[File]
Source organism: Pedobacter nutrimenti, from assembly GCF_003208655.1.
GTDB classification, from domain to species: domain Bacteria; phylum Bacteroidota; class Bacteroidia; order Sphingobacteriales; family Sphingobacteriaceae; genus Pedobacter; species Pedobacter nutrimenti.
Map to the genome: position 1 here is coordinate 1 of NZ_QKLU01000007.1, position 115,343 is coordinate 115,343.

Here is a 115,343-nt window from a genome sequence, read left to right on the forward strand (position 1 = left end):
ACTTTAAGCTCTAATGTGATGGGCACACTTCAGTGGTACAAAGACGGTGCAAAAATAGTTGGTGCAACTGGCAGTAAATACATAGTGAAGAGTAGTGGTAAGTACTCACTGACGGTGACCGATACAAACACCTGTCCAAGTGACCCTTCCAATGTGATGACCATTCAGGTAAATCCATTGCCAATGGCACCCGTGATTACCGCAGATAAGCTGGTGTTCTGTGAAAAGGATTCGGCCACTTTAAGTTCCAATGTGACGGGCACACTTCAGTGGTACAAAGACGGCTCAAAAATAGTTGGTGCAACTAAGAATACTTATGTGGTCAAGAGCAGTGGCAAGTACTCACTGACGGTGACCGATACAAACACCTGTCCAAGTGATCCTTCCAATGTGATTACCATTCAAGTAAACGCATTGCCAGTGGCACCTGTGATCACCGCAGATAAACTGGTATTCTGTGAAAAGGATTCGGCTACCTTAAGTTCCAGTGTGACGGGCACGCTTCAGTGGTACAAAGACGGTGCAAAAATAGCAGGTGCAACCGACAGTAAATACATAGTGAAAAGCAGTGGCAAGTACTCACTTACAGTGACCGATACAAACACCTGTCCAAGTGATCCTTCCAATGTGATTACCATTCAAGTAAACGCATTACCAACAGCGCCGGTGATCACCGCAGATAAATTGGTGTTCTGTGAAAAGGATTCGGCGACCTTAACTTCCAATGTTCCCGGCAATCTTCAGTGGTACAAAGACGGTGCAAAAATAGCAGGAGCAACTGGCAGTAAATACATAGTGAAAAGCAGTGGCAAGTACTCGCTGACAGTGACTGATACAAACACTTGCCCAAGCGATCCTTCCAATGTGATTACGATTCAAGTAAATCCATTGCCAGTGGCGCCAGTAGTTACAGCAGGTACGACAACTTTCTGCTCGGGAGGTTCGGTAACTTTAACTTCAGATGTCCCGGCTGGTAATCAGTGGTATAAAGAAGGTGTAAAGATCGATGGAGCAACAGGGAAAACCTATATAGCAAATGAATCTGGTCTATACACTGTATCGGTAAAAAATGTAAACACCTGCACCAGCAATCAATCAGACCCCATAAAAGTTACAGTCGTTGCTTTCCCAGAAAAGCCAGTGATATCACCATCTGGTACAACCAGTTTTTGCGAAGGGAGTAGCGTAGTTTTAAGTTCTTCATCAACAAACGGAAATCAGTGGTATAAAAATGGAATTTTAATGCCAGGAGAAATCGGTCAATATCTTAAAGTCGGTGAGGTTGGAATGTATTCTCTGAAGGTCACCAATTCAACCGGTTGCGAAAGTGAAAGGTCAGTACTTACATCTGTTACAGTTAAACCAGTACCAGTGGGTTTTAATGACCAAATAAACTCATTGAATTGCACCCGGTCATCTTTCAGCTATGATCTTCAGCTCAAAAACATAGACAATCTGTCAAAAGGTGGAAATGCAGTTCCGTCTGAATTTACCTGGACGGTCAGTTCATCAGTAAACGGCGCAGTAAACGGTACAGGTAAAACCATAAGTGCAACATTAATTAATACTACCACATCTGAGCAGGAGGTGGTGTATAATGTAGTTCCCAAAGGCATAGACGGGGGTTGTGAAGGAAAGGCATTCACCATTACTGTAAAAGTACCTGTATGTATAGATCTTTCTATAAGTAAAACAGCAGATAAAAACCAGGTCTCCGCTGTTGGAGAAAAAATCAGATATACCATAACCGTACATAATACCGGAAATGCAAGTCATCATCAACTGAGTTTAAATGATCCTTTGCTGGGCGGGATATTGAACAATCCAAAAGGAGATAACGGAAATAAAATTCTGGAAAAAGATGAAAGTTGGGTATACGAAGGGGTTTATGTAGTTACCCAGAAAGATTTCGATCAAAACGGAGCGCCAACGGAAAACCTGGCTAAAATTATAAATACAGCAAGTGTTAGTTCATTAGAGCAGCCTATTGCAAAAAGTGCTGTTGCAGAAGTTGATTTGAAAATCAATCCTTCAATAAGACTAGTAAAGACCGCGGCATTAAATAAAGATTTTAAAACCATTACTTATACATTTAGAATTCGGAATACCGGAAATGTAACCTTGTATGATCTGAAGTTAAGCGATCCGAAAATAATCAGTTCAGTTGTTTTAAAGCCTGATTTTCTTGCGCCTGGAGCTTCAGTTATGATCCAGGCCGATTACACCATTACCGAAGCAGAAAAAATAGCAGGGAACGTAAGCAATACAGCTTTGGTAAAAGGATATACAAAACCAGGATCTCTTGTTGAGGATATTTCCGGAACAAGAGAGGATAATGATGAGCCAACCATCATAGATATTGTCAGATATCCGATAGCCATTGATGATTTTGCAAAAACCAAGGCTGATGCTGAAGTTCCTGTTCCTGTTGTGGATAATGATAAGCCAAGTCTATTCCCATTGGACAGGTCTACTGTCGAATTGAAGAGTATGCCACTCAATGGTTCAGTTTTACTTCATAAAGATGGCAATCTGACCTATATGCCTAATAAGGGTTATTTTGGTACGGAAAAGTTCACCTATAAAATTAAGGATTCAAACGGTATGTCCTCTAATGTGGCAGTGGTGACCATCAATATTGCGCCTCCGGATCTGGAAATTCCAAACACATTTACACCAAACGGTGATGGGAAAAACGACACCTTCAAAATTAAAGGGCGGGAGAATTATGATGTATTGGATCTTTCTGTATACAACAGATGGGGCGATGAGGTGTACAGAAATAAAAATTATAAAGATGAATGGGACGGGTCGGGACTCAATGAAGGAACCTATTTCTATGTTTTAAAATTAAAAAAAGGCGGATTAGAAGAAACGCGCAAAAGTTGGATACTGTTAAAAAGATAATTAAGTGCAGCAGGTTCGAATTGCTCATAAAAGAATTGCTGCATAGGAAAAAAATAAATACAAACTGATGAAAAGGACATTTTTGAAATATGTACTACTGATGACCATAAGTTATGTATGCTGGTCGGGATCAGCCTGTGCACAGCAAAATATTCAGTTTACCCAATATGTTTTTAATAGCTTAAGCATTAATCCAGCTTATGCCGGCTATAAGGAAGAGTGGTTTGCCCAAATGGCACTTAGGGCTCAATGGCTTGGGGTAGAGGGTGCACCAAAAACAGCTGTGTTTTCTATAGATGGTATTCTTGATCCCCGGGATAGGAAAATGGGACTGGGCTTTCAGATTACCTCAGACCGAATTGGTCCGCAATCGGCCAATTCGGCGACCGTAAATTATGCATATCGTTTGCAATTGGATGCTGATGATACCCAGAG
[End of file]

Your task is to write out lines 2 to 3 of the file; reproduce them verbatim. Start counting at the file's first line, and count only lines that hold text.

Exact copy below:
GTDB classification, from domain to species: domain Bacteria; phylum Bacteroidota; class Bacteroidia; order Sphingobacteriales; family Sphingobacteriaceae; genus Pedobacter; species Pedobacter nutrimenti.
Map to the genome: position 1 here is coordinate 1 of NZ_QKLU01000007.1, position 115,343 is coordinate 115,343.